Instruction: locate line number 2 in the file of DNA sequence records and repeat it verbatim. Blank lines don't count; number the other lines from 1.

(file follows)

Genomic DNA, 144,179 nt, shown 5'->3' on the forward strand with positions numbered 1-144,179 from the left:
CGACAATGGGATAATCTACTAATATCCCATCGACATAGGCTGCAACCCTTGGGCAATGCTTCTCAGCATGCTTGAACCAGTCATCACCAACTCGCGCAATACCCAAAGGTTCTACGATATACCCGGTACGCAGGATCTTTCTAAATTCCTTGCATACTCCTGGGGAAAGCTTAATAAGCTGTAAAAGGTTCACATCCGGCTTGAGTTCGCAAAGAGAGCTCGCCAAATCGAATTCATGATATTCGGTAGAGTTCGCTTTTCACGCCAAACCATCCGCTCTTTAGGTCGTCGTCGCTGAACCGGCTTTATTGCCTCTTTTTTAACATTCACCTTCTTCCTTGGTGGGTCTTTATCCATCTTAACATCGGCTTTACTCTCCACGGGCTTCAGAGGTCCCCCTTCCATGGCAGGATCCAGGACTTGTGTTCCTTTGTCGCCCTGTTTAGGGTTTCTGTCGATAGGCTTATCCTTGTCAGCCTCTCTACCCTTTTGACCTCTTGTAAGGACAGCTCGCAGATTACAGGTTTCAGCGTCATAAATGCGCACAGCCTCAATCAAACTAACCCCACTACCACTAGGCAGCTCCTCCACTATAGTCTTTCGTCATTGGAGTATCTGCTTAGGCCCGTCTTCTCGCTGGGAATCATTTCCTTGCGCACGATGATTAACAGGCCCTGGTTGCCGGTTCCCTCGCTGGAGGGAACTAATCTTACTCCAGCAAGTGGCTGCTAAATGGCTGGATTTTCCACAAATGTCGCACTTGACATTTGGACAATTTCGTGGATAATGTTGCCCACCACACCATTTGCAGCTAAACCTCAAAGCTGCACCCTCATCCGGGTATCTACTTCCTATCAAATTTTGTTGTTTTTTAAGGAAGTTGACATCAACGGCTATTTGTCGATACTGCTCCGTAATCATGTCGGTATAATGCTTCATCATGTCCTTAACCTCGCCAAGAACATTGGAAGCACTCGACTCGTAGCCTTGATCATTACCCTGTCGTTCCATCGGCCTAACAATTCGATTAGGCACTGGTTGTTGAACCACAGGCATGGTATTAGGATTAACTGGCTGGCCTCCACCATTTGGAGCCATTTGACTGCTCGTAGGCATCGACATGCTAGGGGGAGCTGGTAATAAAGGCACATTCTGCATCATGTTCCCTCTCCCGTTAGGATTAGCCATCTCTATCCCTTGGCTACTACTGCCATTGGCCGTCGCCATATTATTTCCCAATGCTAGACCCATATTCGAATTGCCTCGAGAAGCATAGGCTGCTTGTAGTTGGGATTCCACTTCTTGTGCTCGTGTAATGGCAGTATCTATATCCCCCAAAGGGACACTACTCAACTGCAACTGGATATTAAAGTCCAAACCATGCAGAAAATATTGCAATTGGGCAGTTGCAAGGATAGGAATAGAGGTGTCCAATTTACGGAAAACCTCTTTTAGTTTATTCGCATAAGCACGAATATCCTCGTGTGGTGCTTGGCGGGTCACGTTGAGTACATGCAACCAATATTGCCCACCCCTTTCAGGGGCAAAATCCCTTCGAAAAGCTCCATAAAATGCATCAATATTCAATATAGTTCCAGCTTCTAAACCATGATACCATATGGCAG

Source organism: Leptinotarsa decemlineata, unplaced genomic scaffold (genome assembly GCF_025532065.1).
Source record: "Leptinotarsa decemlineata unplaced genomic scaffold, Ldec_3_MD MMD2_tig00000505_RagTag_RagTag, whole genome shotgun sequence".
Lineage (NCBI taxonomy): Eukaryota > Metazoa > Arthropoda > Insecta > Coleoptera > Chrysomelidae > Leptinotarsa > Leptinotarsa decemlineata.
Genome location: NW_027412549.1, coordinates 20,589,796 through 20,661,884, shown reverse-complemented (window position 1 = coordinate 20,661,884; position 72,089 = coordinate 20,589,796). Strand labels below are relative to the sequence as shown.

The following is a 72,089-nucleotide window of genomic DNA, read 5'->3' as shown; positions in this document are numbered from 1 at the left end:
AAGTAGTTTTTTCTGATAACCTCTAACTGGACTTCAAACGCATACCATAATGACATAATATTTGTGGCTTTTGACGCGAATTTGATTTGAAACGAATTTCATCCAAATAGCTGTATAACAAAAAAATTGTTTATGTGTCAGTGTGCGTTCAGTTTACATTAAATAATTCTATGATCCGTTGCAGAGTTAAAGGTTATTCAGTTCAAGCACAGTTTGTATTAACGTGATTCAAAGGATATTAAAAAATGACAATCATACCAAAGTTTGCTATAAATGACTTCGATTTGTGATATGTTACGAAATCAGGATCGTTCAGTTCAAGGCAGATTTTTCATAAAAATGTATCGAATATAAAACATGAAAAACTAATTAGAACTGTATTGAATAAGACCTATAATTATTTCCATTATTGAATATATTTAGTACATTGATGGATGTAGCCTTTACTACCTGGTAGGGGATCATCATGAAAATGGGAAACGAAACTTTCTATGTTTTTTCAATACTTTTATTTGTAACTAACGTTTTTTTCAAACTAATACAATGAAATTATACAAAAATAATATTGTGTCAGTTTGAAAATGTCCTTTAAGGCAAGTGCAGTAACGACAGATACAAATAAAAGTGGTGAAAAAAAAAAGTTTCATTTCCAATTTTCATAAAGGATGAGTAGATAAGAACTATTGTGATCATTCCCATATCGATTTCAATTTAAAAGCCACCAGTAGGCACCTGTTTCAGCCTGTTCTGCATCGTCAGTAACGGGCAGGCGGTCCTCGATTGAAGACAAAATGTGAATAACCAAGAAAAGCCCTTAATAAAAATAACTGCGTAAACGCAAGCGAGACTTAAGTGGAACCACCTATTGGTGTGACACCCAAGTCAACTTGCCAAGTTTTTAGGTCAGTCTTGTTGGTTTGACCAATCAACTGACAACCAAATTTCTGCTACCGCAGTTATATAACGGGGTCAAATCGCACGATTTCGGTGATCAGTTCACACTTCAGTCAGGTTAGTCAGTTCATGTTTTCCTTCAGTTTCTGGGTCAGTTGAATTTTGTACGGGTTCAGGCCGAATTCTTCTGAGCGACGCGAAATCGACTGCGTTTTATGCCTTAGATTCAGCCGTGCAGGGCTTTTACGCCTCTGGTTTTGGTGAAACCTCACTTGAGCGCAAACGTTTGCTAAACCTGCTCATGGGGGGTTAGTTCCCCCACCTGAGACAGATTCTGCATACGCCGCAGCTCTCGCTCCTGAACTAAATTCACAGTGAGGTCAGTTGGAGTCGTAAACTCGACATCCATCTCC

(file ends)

CGACAATGGGATAATCTACTAATATCCCATCGACATAGGCTGCAACCCTTGGGCAATGCTTCTCAGCATGCTTGAACCAGTCATCACCAACTCGCGCAATACCCAAAGGTTCTACGATATACCCGGTACGCAGGATCTTTCTAAATTCCTTGCATACTCCTGGGGAAAGCTTAATAAGCTGTAAAAGGTTCACATCCGGCTTGAGTTCGCAAAGAGAGCTCGCCAAATCGAATTCATGATATTCGGTAGAGTTCGCTTTTCACGCCAAACCATCCGCTCTTTAGGTCGTCGTCGCTGAACCGGCTTTATTGCCTCTTTTTTAACATTCACCTTCTTCCTTGGTGGGTCTTTATCCATCTTAACATCGGCTTTACTCTCCACGGGCTTCAGAGGTCCCCCTTCCATGGCAGGATCCAGGACTTGTGTTCCTTTGTCGCCCTGTTTAGGGTTTCTGTCGATAGGCTTATCCTTGTCAGCCTCTCTACCCTTTTGACCTCTTGTAAGGACAGCTCGCAGATTACAGGTTTCAGCGTCATAAATGCGCACAGCCTCAATCAAACTAACCCCACTACCACTAGGCAGCTCCTCCACTATAGTCTTTCGTCATTGGAGTATCTGCTTAGGCCCGTCTTCTCGCTGGGAATCATTTCCTTGCGCACGATGATTAACAGGCCCTGGTTGCCGGTTCCCTCGCTGGAGGGAACTAATCTTACTCCAGCAAGTGGCTGCTAAATGGCTGGATTTTCCACAAATGTCGCACTTGACATTTGGACAATTTCGTGGATAATGTTGCCCACCACACCATTTGCAGCTAAACCTCAAAGCTGCACCCTCATCCGGGTATCTACTTCCTATCAAATTTTGTTGTTTTTTAAGGAAGTTGACATCAACGGCTATTTGTCGATACTGCTCCGTAATCATGTCGGTATAATGCTTCATCATGTCCTTAACCTCGCCAAGAACATTGGAAGCACTCGACTCGTAGCCTTGATCATTACCCTGTCGTTCCATCGGCCTAACAATTCGATTAGGCACTGGTTGTTGAACCACAGGCATGGTATTAGGATTAACTGGCTGGCCTCCACCATTTGGAGCCATTTGACTGCTCGTAGGCATCGACATGCTAGGGGGAGCTGGTAATAAAGGCACATTCTGCATCATGTTCCCTCTCCCGTTAGGATTAGCCATCTCTATCCCTTGGCTACTACTGCCATTGGCCGTCGCCATATTATTTCCCAATGCTAGACCCATATTCGAATTGCCTCGAGAAGCATAGGCTGCTTGTAGTTGGGATTCCACTTCTTGTGCTCGTGTAATGGCAGTATCTATATCCCCCAAAGGGACACTACTCAACTGCAACTGGATATTAAAGTCCAAACCATGCAGAAAATATTGCAATTGGGCAGTTGCAAGGATAGGAATAGAGGTGTCCAATTTACGGAAAACCTCTTTTAGTTTATTCGCATAAGCACGAATATCCTCGTGTGGTGCTTGGCGGGTCACGTTGAGTACATGCAACCAATATTGCCCACCCCTTTCAGGGGCAAAATCCCTTCGAAAAGCTCCATAAAATGCATCAATATTCAATATAGTTCCAGCTTCTAAACCATGATACCATATGGCAG